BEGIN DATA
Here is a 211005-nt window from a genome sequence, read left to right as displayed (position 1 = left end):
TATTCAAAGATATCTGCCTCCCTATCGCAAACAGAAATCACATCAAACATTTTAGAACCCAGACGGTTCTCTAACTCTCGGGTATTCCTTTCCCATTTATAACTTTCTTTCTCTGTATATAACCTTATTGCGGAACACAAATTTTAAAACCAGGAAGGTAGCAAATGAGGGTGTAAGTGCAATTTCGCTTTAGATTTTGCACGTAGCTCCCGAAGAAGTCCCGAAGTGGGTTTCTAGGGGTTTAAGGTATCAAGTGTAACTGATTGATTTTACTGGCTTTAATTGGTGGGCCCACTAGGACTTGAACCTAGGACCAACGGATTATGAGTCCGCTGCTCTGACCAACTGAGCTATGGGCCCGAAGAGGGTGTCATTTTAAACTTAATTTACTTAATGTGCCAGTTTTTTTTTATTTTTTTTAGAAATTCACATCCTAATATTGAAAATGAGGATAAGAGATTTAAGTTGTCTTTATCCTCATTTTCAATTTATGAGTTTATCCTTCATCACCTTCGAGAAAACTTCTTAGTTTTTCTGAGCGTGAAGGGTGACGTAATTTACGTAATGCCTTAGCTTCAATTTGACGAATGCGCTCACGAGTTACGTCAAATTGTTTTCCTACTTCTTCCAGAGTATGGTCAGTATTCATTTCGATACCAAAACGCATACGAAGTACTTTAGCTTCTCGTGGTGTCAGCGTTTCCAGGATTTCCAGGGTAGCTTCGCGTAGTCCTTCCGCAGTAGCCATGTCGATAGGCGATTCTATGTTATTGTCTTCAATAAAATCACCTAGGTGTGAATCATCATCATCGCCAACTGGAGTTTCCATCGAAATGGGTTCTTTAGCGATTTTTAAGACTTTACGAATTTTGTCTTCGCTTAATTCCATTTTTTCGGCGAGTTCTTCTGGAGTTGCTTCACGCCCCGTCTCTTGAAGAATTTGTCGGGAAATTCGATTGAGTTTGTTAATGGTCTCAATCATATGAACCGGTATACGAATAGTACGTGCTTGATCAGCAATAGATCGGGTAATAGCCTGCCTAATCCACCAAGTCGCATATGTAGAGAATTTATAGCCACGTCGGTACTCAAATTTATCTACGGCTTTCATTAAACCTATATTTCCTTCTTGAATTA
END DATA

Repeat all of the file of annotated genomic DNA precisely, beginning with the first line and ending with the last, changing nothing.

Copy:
Here is a 211005-nt window from a genome sequence, read left to right as displayed (position 1 = left end):
TATTCAAAGATATCTGCCTCCCTATCGCAAACAGAAATCACATCAAACATTTTAGAACCCAGACGGTTCTCTAACTCTCGGGTATTCCTTTCCCATTTATAACTTTCTTTCTCTGTATATAACCTTATTGCGGAACACAAATTTTAAAACCAGGAAGGTAGCAAATGAGGGTGTAAGTGCAATTTCGCTTTAGATTTTGCACGTAGCTCCCGAAGAAGTCCCGAAGTGGGTTTCTAGGGGTTTAAGGTATCAAGTGTAACTGATTGATTTTACTGGCTTTAATTGGTGGGCCCACTAGGACTTGAACCTAGGACCAACGGATTATGAGTCCGCTGCTCTGACCAACTGAGCTATGGGCCCGAAGAGGGTGTCATTTTAAACTTAATTTACTTAATGTGCCAGTTTTTTTTTATTTTTTTTAGAAATTCACATCCTAATATTGAAAATGAGGATAAGAGATTTAAGTTGTCTTTATCCTCATTTTCAATTTATGAGTTTATCCTTCATCACCTTCGAGAAAACTTCTTAGTTTTTCTGAGCGTGAAGGGTGACGTAATTTACGTAATGCCTTAGCTTCAATTTGACGAATGCGCTCACGAGTTACGTCAAATTGTTTTCCTACTTCTTCCAGAGTATGGTCAGTATTCATTTCGATACCAAAACGCATACGAAGTACTTTAGCTTCTCGTGGTGTCAGCGTTTCCAGGATTTCCAGGGTAGCTTCGCGTAGTCCTTCCGCAGTAGCCATGTCGATAGGCGATTCTATGTTATTGTCTTCAATAAAATCACCTAGGTGTGAATCATCATCATCGCCAACTGGAGTTTCCATCGAAATGGGTTCTTTAGCGATTTTTAAGACTTTACGAATTTTGTCTTCGCTTAATTCCATTTTTTCGGCGAGTTCTTCTGGAGTTGCTTCACGCCCCGTCTCTTGAAGAATTTGTCGGGAAATTCGATTGAGTTTGTTAATGGTCTCAATCATATGAACCGGTATACGAATAGTACGTGCTTGATCAGCAATAGATCGGGTAATAGCCTGCCTAATCCACCAAGTCGCATATGTAGAGAATTTATAGCCACGTCGGTACTCAAATTTATCTACGGCTTTCATTAAACCTATATTTCCTTCTTGAATTA